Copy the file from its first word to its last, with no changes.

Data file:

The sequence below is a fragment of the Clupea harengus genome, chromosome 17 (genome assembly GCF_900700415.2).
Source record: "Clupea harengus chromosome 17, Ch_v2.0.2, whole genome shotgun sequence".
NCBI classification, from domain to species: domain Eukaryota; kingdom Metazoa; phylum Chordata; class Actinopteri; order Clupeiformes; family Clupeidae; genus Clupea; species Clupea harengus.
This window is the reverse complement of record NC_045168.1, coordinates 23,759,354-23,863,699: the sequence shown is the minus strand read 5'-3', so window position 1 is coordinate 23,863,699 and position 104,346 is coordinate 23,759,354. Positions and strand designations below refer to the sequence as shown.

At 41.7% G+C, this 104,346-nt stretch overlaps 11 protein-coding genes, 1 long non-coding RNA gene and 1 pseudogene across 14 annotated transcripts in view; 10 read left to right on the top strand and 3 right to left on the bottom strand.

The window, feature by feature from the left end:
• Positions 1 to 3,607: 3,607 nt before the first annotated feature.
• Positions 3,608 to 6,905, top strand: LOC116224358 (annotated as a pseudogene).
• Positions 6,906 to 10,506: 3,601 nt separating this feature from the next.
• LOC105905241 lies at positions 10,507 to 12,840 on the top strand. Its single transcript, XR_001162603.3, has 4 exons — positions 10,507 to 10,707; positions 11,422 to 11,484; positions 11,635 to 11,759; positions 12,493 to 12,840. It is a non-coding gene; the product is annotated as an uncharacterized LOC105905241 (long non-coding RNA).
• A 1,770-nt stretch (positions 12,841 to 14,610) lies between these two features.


The sequence below is a fragment of the Clupea harengus genome, chromosome 17 (genome assembly GCF_900700415.2).
Source record: "Clupea harengus chromosome 17, Ch_v2.0.2, whole genome shotgun sequence".
NCBI classification, from domain to species: domain Eukaryota; kingdom Metazoa; phylum Chordata; class Actinopteri; order Clupeiformes; family Clupeidae; genus Clupea; species Clupea harengus.
This window is the reverse complement of record NC_045168.1, coordinates 23,759,354-23,863,699: the sequence shown is the minus strand read 5'-3', so window position 1 is coordinate 23,863,699 and position 104,346 is coordinate 23,759,354. Positions and strand designations below refer to the sequence as shown.

At 41.7% G+C, this 104,346-nt stretch overlaps 11 protein-coding genes, 1 long non-coding RNA gene and 1 pseudogene across 14 annotated transcripts in view; 10 read left to right on the top strand and 3 right to left on the bottom strand.

The window, feature by feature from the left end:
• Positions 1 to 3,607: 3,607 nt before the first annotated feature.
• Positions 3,608 to 6,905, top strand: LOC116224358 (annotated as a pseudogene).
• Positions 6,906 to 10,506: 3,601 nt separating this feature from the next.
• LOC105905241 lies at positions 10,507 to 12,840 on the top strand. Its single transcript, XR_001162603.3, has 4 exons — positions 10,507 to 10,707; positions 11,422 to 11,484; positions 11,635 to 11,759; positions 12,493 to 12,840. It is a non-coding gene; the product is annotated as an uncharacterized LOC105905241 (long non-coding RNA).
• A 1,770-nt stretch (positions 12,841 to 14,610) lies between these two features.